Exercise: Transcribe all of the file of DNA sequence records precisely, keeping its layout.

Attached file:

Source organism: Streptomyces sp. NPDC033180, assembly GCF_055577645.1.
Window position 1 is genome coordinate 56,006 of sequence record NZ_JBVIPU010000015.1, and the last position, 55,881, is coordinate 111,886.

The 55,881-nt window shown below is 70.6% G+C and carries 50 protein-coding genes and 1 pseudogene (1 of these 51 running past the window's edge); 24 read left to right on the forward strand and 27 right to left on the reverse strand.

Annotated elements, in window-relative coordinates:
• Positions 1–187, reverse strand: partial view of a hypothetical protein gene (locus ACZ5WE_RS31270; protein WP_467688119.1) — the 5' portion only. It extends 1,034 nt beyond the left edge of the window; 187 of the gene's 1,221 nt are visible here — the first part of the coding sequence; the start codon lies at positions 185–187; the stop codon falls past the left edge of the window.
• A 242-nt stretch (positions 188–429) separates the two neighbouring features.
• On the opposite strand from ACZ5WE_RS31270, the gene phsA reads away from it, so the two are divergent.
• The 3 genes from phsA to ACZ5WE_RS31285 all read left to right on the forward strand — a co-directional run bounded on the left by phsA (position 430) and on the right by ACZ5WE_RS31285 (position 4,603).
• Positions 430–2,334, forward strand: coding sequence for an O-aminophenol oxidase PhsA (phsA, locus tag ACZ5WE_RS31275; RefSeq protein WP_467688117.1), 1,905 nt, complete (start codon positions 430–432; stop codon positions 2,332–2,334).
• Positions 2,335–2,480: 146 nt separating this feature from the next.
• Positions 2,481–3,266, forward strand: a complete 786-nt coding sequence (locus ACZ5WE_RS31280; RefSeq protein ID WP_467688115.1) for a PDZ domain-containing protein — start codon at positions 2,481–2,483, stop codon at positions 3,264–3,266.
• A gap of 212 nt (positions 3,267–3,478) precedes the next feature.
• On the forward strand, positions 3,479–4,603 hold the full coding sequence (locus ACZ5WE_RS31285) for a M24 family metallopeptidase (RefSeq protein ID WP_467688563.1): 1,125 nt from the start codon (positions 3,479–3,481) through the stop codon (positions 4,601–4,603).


Source organism: Streptomyces sp. NPDC033180, assembly GCF_055577645.1.
Window position 1 is genome coordinate 56,006 of sequence record NZ_JBVIPU010000015.1, and the last position, 55,881, is coordinate 111,886.

The 55,881-nt window shown below is 70.6% G+C and carries 50 protein-coding genes and 1 pseudogene (1 of these 51 running past the window's edge); 24 read left to right on the forward strand and 27 right to left on the reverse strand.

Annotated elements, in window-relative coordinates:
• Positions 1–187, reverse strand: partial view of a hypothetical protein gene (locus ACZ5WE_RS31270; protein WP_467688119.1) — the 5' portion only. It extends 1,034 nt beyond the left edge of the window; 187 of the gene's 1,221 nt are visible here — the first part of the coding sequence; the start codon lies at positions 185–187; the stop codon falls past the left edge of the window.
• A 242-nt stretch (positions 188–429) separates the two neighbouring features.
• On the opposite strand from ACZ5WE_RS31270, the gene phsA reads away from it, so the two are divergent.
• The 3 genes from phsA to ACZ5WE_RS31285 all read left to right on the forward strand — a co-directional run bounded on the left by phsA (position 430) and on the right by ACZ5WE_RS31285 (position 4,603).
• Positions 430–2,334, forward strand: coding sequence for an O-aminophenol oxidase PhsA (phsA, locus tag ACZ5WE_RS31275; RefSeq protein WP_467688117.1), 1,905 nt, complete (start codon positions 430–432; stop codon positions 2,332–2,334).
• Positions 2,335–2,480: 146 nt separating this feature from the next.
• Positions 2,481–3,266, forward strand: a complete 786-nt coding sequence (locus ACZ5WE_RS31280; RefSeq protein ID WP_467688115.1) for a PDZ domain-containing protein — start codon at positions 2,481–2,483, stop codon at positions 3,264–3,266.
• A gap of 212 nt (positions 3,267–3,478) precedes the next feature.
• On the forward strand, positions 3,479–4,603 hold the full coding sequence (locus ACZ5WE_RS31285) for a M24 family metallopeptidase (RefSeq protein ID WP_467688563.1): 1,125 nt from the start codon (positions 3,479–3,481) through the stop codon (positions 4,601–4,603).